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Paul Graham explains why in Why to Start a Startup in a Bad Economy.

This makes sense. It squares with my experience. I’ve seen three economic downturns. I was an employee for one of the downturns and worked for myself through two.

I learnt the hard way working for myself in a downturn was more secure than being an employee for three reasons:

  • First, being self-employed meant my income was dependent on a dozen or so separate sources. Some fell over, but they never all fell over at once. On the other hand, as an employee, my entire income halted when my employer got into trouble. Putting all your employment eggs in a single basket doesn’t make sense in a recession.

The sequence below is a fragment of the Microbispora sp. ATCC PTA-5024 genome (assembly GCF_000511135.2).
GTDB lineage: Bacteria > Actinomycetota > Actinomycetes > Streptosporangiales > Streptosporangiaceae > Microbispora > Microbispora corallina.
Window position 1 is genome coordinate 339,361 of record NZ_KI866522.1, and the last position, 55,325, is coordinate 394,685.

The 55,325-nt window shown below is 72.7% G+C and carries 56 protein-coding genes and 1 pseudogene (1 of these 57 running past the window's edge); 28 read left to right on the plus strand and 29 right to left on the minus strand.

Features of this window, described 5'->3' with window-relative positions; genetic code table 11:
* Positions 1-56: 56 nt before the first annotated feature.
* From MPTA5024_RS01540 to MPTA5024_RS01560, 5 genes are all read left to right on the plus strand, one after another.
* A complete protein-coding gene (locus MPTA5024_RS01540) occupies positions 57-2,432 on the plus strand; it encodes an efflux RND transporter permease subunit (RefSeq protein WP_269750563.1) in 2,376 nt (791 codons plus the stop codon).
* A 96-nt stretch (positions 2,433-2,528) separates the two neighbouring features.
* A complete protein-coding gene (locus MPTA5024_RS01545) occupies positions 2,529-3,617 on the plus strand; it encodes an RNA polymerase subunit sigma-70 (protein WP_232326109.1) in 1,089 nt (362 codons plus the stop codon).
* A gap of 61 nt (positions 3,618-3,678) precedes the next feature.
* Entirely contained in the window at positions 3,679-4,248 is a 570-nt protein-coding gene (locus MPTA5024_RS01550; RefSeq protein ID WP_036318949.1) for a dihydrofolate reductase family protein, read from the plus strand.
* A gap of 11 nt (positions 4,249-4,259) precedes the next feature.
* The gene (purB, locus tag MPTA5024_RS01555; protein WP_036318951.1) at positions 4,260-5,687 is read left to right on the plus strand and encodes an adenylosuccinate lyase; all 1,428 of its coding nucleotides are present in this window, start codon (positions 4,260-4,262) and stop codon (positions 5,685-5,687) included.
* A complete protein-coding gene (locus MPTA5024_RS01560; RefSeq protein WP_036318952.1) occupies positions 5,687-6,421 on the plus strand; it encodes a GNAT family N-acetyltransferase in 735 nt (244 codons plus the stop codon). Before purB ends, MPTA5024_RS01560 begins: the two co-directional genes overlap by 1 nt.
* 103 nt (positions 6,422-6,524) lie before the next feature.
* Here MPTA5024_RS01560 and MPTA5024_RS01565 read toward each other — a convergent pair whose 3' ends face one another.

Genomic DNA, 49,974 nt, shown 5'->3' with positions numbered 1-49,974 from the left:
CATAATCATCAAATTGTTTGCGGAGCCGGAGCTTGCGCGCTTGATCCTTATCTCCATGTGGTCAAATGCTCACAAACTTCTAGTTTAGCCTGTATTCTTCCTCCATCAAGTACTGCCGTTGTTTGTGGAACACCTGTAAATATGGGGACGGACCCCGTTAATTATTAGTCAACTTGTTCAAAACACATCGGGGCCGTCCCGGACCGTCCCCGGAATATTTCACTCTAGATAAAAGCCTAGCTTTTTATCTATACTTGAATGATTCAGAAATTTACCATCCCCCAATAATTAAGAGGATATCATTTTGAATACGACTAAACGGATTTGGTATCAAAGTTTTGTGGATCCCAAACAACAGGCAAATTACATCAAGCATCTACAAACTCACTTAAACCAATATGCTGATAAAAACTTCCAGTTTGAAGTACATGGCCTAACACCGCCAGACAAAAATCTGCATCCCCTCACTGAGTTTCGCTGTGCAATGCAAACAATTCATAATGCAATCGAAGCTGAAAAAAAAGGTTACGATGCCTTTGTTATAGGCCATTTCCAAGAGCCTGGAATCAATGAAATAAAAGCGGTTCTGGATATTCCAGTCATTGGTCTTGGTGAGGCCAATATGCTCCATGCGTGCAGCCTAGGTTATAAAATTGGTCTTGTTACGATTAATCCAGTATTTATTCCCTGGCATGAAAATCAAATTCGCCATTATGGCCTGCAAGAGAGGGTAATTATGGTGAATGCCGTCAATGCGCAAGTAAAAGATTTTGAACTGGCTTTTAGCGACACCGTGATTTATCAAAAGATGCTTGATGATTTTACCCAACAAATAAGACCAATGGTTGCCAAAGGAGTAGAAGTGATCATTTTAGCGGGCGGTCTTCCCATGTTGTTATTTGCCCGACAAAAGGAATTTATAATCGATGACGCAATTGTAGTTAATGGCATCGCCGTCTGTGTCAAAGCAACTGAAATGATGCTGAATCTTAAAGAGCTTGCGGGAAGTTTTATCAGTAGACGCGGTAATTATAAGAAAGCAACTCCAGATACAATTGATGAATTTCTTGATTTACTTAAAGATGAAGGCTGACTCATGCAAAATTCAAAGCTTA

• Second, I’ve discovered that my decision-making is good, not perfect, but better than average More importantly I’m better at making decisions than most of the managers I’ve reported to over the years.
  • Third, when the upswing comes, I’m in a position to make the most of it. I’ve found larger companies tend to stay traumatised and are too conservative to take the opportunities that arise as the economy picks up.

3 thoughts on “Bad economy good time for business start-up?

  1. I agree that being self employed and not putting all your eggs in one basket can be much more beneficial during an economic down turn. It does take some planning to make sure you have enough of a nest egg to get you through a lull in business, but eventually business does pick up, and like you said, it almost never dries up completely for the self employed who have several clients.

  2. I totally agree. There are more possibilities being self-employed when everything goes south. It is easier for a small business to roll with the punches.

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